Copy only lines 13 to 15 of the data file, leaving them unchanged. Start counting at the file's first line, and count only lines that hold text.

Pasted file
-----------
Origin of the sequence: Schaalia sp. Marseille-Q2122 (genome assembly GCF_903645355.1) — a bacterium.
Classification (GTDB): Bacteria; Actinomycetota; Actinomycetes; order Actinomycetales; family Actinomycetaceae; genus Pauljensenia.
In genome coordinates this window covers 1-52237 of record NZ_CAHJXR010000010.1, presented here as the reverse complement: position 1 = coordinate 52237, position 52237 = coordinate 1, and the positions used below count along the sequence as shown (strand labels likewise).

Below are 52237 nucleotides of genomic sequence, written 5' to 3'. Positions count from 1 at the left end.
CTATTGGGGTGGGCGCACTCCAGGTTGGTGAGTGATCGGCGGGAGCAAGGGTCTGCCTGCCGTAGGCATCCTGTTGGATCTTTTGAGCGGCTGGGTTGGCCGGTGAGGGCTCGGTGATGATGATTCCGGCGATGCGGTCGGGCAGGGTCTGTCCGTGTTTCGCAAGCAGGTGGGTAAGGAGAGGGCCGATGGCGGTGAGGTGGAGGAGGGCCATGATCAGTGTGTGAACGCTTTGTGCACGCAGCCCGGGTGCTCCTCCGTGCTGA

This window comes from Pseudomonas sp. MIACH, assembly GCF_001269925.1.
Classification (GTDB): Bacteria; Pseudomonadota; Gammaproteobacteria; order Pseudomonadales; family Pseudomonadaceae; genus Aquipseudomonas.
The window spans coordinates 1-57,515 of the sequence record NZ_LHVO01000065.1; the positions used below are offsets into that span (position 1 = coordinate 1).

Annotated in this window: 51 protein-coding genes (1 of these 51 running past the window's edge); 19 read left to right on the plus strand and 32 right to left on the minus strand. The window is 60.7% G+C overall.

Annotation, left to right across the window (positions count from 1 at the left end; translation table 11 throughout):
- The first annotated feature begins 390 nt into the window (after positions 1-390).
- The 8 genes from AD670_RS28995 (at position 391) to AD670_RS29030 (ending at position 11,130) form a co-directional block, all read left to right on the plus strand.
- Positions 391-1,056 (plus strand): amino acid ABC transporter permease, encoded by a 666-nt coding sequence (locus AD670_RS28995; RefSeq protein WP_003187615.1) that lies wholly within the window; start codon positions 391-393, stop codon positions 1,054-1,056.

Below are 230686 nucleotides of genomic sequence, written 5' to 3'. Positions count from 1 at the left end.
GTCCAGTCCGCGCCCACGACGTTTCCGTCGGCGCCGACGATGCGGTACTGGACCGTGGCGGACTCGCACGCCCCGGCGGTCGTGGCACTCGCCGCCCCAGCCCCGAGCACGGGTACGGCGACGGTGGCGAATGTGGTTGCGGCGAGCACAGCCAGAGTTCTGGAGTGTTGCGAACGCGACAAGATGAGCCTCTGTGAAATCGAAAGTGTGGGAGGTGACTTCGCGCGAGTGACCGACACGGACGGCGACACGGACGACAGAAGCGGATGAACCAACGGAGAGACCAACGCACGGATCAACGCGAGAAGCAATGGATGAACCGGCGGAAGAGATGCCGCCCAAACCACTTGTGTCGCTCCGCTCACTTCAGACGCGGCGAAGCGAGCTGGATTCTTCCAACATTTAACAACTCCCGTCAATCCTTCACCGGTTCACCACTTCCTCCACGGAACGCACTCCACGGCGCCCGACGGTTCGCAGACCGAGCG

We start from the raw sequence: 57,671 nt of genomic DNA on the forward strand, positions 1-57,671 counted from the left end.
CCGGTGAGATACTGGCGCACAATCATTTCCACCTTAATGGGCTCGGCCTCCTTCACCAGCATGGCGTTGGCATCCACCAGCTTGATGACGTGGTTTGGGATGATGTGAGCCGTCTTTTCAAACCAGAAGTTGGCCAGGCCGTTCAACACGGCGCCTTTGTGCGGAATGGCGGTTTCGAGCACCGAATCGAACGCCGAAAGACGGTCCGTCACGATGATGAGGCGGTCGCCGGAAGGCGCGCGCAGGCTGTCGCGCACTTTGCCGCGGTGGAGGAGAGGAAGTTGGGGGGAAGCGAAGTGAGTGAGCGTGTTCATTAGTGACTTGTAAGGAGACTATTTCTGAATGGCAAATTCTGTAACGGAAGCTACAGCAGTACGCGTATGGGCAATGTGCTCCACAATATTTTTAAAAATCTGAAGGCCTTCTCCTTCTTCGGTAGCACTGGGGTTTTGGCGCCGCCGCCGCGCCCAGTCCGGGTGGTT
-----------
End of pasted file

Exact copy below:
- Positions 391-1,056 (plus strand): amino acid ABC transporter permease, encoded by a 666-nt coding sequence (locus AD670_RS28995; RefSeq protein WP_003187615.1) that lies wholly within the window; start codon positions 391-393, stop codon positions 1,054-1,056.

Below are 230686 nucleotides of genomic sequence, written 5' to 3'. Positions count from 1 at the left end.
GTCCAGTCCGCGCCCACGACGTTTCCGTCGGCGCCGACGATGCGGTACTGGACCGTGGCGGACTCGCACGCCCCGGCGGTCGTGGCACTCGCCGCCCCAGCCCCGAGCACGGGTACGGCGACGGTGGCGAATGTGGTTGCGGCGAGCACAGCCAGAGTTCTGGAGTGTTGCGAACGCGACAAGATGAGCCTCTGTGAAATCGAAAGTGTGGGAGGTGACTTCGCGCGAGTGACCGACACGGACGGCGACACGGACGACAGAAGCGGATGAACCAACGGAGAGACCAACGCACGGATCAACGCGAGAAGCAATGGATGAACCGGCGGAAGAGATGCCGCCCAAACCACTTGTGTCGCTCCGCTCACTTCAGACGCGGCGAAGCGAGCTGGATTCTTCCAACATTTAACAACTCCCGTCAATCCTTCACCGGTTCACCACTTCCTCCACGGAACGCACTCCACGGCGCCCGACGGTTCGCAGACCGAGCG